Hwangudan Altar, located next to the Westin Chosun Hotel in Jung-gu, Seoul, is an artifact in the middle of the city, but not many people know it.
The altar, which was designated as Historical Site No. 157 on July 15, 1967, was where an emperor performed sacrifices to heaven. King Gojong performed sacrifices to heaven at the end of the Joseon Dynasty when he proclaimed the Korean Empire in 1897 after the First Sino-Japanese War.
King Gojong’s declaration of the Korean Empire and his accession to the emperor‘s throne was seen as his determination to revive Joseon on the verge of a collapse. However, in 1910, the Korea-Japan Annexation Treaty was signed and the Korean Empire came to an end with only 14 years of short history.
Most of the complex of Hwangudan Altar -- except some remains like the Hwangungu shrine -- were dismantled by the Japanese in 1913 during the early days of their occupation of Korea. The land was used to build the Joseon Gyeongseong Railroad Hotel, which was demolished after Korea’s liberation from Japan‘s colonial rule.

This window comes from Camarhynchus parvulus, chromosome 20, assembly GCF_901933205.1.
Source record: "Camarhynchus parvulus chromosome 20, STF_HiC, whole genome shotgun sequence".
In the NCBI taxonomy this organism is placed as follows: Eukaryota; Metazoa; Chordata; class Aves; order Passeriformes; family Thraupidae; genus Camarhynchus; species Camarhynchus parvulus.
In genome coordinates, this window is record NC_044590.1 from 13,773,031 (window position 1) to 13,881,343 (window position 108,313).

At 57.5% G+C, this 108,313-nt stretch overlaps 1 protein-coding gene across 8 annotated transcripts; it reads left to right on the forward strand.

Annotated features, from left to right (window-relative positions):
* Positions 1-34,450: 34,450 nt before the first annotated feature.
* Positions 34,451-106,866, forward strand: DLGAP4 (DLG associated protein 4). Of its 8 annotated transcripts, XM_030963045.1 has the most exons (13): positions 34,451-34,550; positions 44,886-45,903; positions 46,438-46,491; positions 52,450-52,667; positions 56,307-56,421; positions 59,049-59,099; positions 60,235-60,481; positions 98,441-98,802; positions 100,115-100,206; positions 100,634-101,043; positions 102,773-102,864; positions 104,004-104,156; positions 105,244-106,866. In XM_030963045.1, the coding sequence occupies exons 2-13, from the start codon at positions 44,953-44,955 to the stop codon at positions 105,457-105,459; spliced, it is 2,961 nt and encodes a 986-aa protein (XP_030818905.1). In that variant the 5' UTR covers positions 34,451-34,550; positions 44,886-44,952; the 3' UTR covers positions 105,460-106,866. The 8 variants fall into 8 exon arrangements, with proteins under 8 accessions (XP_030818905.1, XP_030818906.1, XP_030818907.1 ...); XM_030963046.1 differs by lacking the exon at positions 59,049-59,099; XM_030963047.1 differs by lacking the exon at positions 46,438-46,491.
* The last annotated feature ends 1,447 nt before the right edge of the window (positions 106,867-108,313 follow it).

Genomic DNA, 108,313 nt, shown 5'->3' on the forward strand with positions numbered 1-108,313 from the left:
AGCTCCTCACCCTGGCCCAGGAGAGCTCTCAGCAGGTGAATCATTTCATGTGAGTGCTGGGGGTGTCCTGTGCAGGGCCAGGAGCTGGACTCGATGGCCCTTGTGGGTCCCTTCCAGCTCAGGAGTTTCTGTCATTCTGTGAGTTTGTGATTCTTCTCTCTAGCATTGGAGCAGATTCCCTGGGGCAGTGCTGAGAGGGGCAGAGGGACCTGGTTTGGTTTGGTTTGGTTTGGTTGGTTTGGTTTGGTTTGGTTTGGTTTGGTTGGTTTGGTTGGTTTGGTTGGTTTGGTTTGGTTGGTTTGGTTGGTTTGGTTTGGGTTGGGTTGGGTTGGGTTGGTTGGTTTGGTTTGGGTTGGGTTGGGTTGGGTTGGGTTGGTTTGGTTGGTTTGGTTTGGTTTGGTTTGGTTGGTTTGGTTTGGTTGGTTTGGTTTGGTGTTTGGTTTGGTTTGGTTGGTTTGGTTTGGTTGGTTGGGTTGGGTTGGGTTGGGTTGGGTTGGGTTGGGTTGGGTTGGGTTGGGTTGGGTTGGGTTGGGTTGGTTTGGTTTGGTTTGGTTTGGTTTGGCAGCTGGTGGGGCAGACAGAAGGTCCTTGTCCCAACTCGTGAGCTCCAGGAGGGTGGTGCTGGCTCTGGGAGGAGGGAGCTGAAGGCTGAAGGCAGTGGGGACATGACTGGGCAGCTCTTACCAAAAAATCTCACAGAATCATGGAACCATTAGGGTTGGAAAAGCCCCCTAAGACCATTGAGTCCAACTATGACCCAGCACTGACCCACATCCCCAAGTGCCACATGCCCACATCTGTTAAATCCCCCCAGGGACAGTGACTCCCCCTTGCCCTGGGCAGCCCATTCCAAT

Hwangungu is a three-story octagonal shrine that was built in 1899 for worshiping heaven and King Taejo, the founder of Joseon. The memorial tablets of the god of heaven, the god of the sea, the god of the moon and the god of the stars were said to have been kept here.
In front of the gypsum outside the stone fence surrounding Hwangungu, three large drum-shaped stones are placed side by side as if connected to each other. These stone drums are in the form of musical instruments used during a ritual for the worship of the gods. The drums were installed in 1902 for the 40th anniversary of Emperor Gojong’s ascension to the throne.
By Shin Ji-hye (firstname.lastname@example.org